Raising livestock and crops under solar panels


Source: University of Minnesota

What are agrivoltaics?

Agrivoltaics refer to growing crops, building pollinator habitats or raising livestock underneath solar panels. It allows for renewable energy systems and agriculture to occur on the same piece of land.

What are the benefits?

Improve land use

Agrivoltaic systems can improve land use by allowing you to produce more energy and crops or livestock from a single piece of land than you would on separate land. Thus, agriculture and solar energy systems may benefit each other when they occur at the same site.

For example, certain cool-season crops may increase in yield when shaded by solar panels. Soil shaded by the panels may also retain more moisture. At the same time, the plants growing underneath the panels can help keep the panels cool and produce energy more efficiently.

Increase in farm income

Agrivoltaics can increase your income in several ways. For example, installing solar panels on your farmland to produce your own energy can decrease your farm’s energy expenses. You could also earn income by selling solar energy to an electric cooperative.

If you graze sheep or cattle and need more land, you could enter into a grazing contract with the owner of a solar energy site. Grazing under solar panels can increase your pasture acres without buying or renting additional land or fencing infrastructure. At the same time, the owner of the solar site may benefit from a decrease in costs related to land care.

Improve livestock health

Solar panels installed in a pasture or near livestock facilities can provide necessary shade for livestock during summer months and help decrease body temperatures in the afternoons.

Researchers at the West Central Research and Outreach Center installed solar panels in dairy cow pastures. They studied how shade from the panels affected the productivity, health and behavior of the cows.

What they did

The researchers installed a 30-kilowatt solar panel system in a pasture. They mounted the panels at 35 degrees south. The panels were 8 to 10 feet above the ground to allow the cows to walk underneath them. The total cost of the solar array was about $90,000.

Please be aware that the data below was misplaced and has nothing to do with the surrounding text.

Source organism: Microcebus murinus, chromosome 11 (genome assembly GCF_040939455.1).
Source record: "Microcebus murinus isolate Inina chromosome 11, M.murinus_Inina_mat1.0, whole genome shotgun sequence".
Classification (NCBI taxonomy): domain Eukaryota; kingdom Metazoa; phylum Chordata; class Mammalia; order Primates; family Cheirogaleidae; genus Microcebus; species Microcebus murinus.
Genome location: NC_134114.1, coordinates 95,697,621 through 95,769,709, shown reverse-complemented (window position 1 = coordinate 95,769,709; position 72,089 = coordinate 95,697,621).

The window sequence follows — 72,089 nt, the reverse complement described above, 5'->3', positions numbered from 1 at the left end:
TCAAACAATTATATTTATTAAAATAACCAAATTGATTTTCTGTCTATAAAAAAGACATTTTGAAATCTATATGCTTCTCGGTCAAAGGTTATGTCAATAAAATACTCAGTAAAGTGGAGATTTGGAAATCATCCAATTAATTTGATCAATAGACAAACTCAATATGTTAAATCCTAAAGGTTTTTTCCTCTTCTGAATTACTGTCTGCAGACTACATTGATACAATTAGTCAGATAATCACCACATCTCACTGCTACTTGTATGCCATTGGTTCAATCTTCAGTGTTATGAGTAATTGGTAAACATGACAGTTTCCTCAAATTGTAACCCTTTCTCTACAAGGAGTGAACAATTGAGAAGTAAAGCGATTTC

In the summer of 2019, they grazed 24 crossbred cows. Half had no access to shade and half had access to shade from the solar panels. Ear-tag sensors recorded time spent ruminating, eating, being active, and not active for all cows. A rumen bolus sensor placed inside the reticulum of the cow recorded the body temperature, activity and drinking periods of each cow.

How does solar panel shade affect cow health?

Behavior and activity

The shade and no-shade cows had similar fly avoidance behaviors and fly counts. Likewise, cows in both groups had comparable hourly activity, no activity, lying and standing time.

Milk production and hygiene

Shade did not impact milk, fat, or protein production of the cows. Shade cows only had access to the solar panels for 28 days of the grazing season. This amount of time may not be long enough to assess the benefits to milk production from shade.

Shade cows had dirtier bellies and lower legs than no-shade cows. This result may be from higher moisture or manure buildup under the solar panels.

Eating, drinking and ruminating

Hourly eating, ruminating and daily drinking periods were similar for shade and no shade cows.

Breathing rates and body temperature

Breathing rates for shade and no-shade cows were similar during the morning. In the afternoon, cows with access to shade had lower breathing rates (66 breaths per minute) than cows without access (78 breaths per minute).

No shade cows had body temperatures 1 degree Fahrenheit higher than shade cows from 1 p.m. to 12 a.m. The graph below shows the differences in body temperature in degrees Celsius. All cows had similar body temperatures during the nighttime hours. These results suggest that shade from an agrivoltaic system may reduce the effects of heat stress in pastured dairy cows.

A line graph representation of the body temperature of cows by the hour of the day for shade cows (black) and no-shade cows (yellow). The graph is displayed in degrees Celsius.
Body temperature by the hour of the day for shade cows (black) and no-shade cows (yellow). The graph is displayed in degrees Celsius.

Authors: Sabrina Florentino, Extension educator, alternative livestock production systems, Bradley Heins, Extension organic dairy specialist, and Kirsten Sharpe Moser, researcher, West Central Research and Outreach Center